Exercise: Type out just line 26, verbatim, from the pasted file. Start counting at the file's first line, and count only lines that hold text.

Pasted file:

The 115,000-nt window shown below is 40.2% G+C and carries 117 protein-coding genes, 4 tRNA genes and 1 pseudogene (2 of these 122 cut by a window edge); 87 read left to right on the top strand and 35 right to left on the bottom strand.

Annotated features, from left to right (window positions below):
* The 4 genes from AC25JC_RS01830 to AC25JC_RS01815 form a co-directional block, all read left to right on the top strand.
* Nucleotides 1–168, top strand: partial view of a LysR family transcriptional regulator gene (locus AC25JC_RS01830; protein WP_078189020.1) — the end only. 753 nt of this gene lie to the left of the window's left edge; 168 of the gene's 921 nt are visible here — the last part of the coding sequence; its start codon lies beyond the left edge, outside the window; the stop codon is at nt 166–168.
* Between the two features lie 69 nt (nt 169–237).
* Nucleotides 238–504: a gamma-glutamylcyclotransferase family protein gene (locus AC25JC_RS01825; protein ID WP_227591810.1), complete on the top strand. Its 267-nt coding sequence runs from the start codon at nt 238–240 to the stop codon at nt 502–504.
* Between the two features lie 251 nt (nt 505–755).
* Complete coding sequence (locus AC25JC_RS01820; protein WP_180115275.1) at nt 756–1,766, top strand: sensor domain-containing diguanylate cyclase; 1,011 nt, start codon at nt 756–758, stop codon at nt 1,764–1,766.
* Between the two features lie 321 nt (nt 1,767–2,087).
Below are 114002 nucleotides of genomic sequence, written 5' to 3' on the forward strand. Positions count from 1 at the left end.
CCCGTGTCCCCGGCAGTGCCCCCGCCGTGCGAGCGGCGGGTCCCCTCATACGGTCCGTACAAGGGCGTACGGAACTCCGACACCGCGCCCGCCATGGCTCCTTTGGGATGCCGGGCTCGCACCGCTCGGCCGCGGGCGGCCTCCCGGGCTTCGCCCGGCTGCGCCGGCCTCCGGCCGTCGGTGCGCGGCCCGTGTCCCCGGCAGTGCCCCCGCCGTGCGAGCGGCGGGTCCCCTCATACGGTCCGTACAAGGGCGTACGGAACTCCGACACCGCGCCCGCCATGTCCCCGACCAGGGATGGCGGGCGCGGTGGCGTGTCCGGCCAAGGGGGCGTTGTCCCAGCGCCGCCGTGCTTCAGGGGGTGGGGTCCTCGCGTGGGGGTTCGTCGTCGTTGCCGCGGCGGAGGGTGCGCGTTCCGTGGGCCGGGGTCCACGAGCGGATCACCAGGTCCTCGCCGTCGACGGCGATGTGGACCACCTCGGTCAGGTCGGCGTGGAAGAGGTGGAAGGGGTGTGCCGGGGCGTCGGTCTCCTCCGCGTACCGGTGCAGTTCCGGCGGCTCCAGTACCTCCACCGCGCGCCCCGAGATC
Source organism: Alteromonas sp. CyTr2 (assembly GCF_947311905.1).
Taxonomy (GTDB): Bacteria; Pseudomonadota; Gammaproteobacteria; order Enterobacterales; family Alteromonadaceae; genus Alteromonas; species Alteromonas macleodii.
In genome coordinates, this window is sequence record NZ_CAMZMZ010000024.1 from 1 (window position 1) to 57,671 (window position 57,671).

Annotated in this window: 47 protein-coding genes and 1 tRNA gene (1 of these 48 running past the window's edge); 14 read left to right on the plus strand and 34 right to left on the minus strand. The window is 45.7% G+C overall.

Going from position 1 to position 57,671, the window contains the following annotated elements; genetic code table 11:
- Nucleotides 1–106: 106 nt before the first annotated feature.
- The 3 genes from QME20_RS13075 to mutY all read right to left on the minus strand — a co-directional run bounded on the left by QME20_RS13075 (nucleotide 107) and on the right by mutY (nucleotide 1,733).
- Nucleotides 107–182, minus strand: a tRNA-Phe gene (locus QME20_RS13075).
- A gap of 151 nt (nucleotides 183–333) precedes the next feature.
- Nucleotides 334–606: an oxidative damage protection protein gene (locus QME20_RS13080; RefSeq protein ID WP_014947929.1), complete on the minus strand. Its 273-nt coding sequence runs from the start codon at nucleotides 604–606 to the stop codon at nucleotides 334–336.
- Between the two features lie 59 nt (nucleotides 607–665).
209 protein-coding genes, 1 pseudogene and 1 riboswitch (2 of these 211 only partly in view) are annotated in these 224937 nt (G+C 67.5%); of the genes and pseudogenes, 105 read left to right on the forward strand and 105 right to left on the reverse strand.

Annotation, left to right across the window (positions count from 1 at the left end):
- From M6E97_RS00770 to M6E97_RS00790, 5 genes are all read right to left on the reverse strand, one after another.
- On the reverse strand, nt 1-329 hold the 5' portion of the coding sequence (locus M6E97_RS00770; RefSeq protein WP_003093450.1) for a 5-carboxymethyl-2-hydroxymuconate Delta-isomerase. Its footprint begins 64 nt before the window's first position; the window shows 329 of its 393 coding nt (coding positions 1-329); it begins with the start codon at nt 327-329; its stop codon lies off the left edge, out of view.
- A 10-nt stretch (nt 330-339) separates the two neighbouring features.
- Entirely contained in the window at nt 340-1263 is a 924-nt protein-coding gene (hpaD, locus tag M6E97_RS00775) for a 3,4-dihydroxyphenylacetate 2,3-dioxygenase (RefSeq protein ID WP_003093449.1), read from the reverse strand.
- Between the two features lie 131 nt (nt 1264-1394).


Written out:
- On the reverse strand, nt 1-329 hold the 5' portion of the coding sequence (locus M6E97_RS00770; RefSeq protein WP_003093450.1) for a 5-carboxymethyl-2-hydroxymuconate Delta-isomerase. Its footprint begins 64 nt before the window's first position; the window shows 329 of its 393 coding nt (coding positions 1-329); it begins with the start codon at nt 327-329; its stop codon lies off the left edge, out of view.